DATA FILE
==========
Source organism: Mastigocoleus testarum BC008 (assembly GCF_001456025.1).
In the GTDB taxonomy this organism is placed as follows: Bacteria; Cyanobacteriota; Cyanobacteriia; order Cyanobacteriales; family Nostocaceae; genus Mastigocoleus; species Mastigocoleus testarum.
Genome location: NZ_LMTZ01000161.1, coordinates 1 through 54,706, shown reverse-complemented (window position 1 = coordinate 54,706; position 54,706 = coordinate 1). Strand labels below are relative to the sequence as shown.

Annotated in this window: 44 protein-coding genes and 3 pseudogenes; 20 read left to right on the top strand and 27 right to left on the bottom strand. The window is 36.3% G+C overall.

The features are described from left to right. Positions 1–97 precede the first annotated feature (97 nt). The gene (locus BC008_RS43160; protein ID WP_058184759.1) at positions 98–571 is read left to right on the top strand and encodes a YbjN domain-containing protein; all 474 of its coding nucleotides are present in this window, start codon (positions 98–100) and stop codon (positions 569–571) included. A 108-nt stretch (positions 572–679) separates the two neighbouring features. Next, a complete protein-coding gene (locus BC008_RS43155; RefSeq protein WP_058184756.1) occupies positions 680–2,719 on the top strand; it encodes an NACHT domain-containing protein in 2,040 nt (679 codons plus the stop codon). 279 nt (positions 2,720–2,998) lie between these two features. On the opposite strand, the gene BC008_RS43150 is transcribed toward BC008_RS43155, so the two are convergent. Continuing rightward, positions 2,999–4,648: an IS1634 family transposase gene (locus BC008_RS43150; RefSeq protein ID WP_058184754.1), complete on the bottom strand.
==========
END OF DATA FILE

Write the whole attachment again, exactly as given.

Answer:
Source organism: Mastigocoleus testarum BC008 (assembly GCF_001456025.1).
In the GTDB taxonomy this organism is placed as follows: Bacteria; Cyanobacteriota; Cyanobacteriia; order Cyanobacteriales; family Nostocaceae; genus Mastigocoleus; species Mastigocoleus testarum.
Genome location: NZ_LMTZ01000161.1, coordinates 1 through 54,706, shown reverse-complemented (window position 1 = coordinate 54,706; position 54,706 = coordinate 1). Strand labels below are relative to the sequence as shown.

Annotated in this window: 44 protein-coding genes and 3 pseudogenes; 20 read left to right on the top strand and 27 right to left on the bottom strand. The window is 36.3% G+C overall.

The features are described from left to right. Positions 1–97 precede the first annotated feature (97 nt). The gene (locus BC008_RS43160; protein ID WP_058184759.1) at positions 98–571 is read left to right on the top strand and encodes a YbjN domain-containing protein; all 474 of its coding nucleotides are present in this window, start codon (positions 98–100) and stop codon (positions 569–571) included. A 108-nt stretch (positions 572–679) separates the two neighbouring features. Next, a complete protein-coding gene (locus BC008_RS43155; RefSeq protein WP_058184756.1) occupies positions 680–2,719 on the top strand; it encodes an NACHT domain-containing protein in 2,040 nt (679 codons plus the stop codon). 279 nt (positions 2,720–2,998) lie between these two features. On the opposite strand, the gene BC008_RS43150 is transcribed toward BC008_RS43155, so the two are convergent. Continuing rightward, positions 2,999–4,648: an IS1634 family transposase gene (locus BC008_RS43150; RefSeq protein ID WP_058184754.1), complete on the bottom strand.